The Spratly Islands are therefore almost vanishingly small specks of territory, in a broad swath of ocean space semi-enclosed by the surrounding mainland and main island coastlines of the littoral states. Indeed, for most of their history the Spratlys have been known as places to avoid because of the dire threat to the safety of navigation that they pose, rather than as the highly desirable real estate that they have become. This is well illustrated by the fact that on British Admiralty charting, the area now commonly known as the Spratly Islands group has traditionally, and aptly, been labelled “Dangerous Ground”.
All the more remarkable, then, that these seemingly insignificant and intrinsically worthless features are the cause of such angst in regional relations.
What's at stake?
As at least some of the Spratly Islands are indeed above water at high tide, they constitute land territory, no matter how small, that can be subject to sovereignty claims on the part of surrounding coastal states. Such territorial claims are notoriously hard to reach compromise on as they instantly engage with a core state interest: safeguarding territorial integrity. Such disputes are readily hijacked by nationalists, leaving extremely limited leeway for dispute resolution – a situation that, arguably, works to the advantage of governments keen to bolster legitimacy and popularity and prepared to do so by appearing firm on territorial and border issues.
The Spratly Islands are located in close proximity to sea lanes which are vital to the generally resource-poor and thus import-dependent major economies of East and Northeast Asia. In particular the South China Sea forms an important part of the sea lane of communication (SLOC) carrying seaborne energy supplies from the Middle East, Africa and Australia. The military significance of the installations on the Spratlys has also been touted in this context. That said, shipping tends to avoid rather than sail through the disputed islands, which remain hazards for navigation. The military worth of small bands of troops garrisoned on the disputed islands is also militarily questionable save perhaps for their role as listening posts.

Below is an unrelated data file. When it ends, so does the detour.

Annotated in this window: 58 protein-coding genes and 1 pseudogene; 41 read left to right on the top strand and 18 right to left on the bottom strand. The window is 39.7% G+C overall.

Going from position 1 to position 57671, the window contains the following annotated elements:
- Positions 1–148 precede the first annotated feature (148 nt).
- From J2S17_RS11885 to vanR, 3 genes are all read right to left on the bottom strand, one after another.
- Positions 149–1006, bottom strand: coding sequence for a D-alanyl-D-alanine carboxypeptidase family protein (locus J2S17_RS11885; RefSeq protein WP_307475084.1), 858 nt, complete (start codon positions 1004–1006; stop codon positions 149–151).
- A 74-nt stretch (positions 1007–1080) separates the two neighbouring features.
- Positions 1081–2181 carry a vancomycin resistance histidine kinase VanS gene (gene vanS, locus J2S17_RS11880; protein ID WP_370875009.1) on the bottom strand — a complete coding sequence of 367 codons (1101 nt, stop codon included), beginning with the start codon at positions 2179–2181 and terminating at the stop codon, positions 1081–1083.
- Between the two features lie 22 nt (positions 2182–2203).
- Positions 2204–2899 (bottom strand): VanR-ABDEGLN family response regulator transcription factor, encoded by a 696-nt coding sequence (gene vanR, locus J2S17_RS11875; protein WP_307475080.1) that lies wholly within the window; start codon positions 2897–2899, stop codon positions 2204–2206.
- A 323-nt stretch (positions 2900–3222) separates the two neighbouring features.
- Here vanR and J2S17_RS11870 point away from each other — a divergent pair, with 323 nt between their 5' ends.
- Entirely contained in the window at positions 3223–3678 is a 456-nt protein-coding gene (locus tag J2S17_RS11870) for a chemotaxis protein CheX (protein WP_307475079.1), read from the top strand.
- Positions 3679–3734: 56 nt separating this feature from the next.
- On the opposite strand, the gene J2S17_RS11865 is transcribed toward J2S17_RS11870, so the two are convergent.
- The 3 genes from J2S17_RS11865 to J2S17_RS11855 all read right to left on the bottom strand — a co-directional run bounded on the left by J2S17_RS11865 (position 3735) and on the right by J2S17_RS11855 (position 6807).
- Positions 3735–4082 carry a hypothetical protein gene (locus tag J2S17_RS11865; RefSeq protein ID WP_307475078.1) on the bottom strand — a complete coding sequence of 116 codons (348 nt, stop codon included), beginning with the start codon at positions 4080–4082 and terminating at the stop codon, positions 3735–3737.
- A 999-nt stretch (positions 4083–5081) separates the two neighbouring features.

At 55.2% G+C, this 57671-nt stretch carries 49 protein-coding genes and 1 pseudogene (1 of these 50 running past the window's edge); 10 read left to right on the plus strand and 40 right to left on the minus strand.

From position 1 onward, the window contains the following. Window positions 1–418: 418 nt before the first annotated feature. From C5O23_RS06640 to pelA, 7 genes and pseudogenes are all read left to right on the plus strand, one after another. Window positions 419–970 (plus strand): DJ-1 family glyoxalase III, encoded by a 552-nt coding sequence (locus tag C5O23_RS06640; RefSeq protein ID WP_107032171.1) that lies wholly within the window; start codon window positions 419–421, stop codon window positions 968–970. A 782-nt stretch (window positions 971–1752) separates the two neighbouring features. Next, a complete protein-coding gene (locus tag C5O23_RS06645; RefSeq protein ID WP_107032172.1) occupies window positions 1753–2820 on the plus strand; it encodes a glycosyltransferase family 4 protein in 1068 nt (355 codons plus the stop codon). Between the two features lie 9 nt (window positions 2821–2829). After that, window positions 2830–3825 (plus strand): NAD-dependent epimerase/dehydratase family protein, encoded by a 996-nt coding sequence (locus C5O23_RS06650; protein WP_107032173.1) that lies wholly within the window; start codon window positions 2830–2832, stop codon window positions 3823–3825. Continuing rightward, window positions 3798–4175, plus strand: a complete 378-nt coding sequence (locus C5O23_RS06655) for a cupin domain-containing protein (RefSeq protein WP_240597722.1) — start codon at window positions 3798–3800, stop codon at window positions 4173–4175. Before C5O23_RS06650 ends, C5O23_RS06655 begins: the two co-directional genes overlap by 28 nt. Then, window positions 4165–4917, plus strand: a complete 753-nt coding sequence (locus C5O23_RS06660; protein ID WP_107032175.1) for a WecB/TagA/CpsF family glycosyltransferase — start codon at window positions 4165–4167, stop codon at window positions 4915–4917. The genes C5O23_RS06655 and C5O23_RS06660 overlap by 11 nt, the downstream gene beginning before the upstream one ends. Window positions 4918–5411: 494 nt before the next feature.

It is noticeable, however, that many sovereignty disputes over small, sparsely inhabited and far-flung islands, including those of the South China Sea, have only manifested themselves in the post-World War II period, as extended claims to maritime jurisdiction became more prevalent. That such tiny features may have the potential to provide the basis for broad maritime claims offers a seductive additional dimension to the sovereignty disputes over them. This is particularly the case given strong, though not necessarily well-founded, presumptions that the ocean spaces associated with these disputed features contain valuable marine resources, especially seabed energy resources.
Two factors suggest that the ‘oil factor’ in the South China Sea disputes tend to be overplayed. The first of these relates to the international legal status of the disputed islands –and thus their capacity to generate extensive maritime claims or significantly influence the course of future maritime boundaries in the South China Sea. The second concerns the existence (or non-existence) of South China Sea hydrocarbon resources themselves, and their likely impact on the regional energy security picture.
When is an Island a Rock?
The islands are often regarded as the key to the South China Sea disputes, not only because the disagreements represent the primary source of contention among the littoral states but also because they are viewed as having the potential to generate extensive claims to maritime jurisdiction and thus offer access to a significant prize in terms of marine resources. Such broad maritime claims would, however, only result if the disputed features were actually capable of generating such extensive maritime claims and, crucially, were awarded full weight in the delimitation of future maritime boundaries in the South China Sea. Both of these propositions are open to question.
All of the South China Sea states with the exception of non-UN member Taiwan are parties to the United Nations Convention on the Law of the Sea (UNCLOS). Article 121 of the Convention articulates the “regime of islands” in international oceans law. In accordance with UNCLOS an island is defined as “a naturally formed area of land, surrounded by water, which is above water at high tide”. In principle the maritime claims made from islands should be determined in the same manner as for “other land territory”. Islands can therefore be used as the basis for advancing claims to a 12 nautical mile broad territorial sea as well as continental shelf and exclusive economic zone (EEZ) rights out to 200 nautical miles.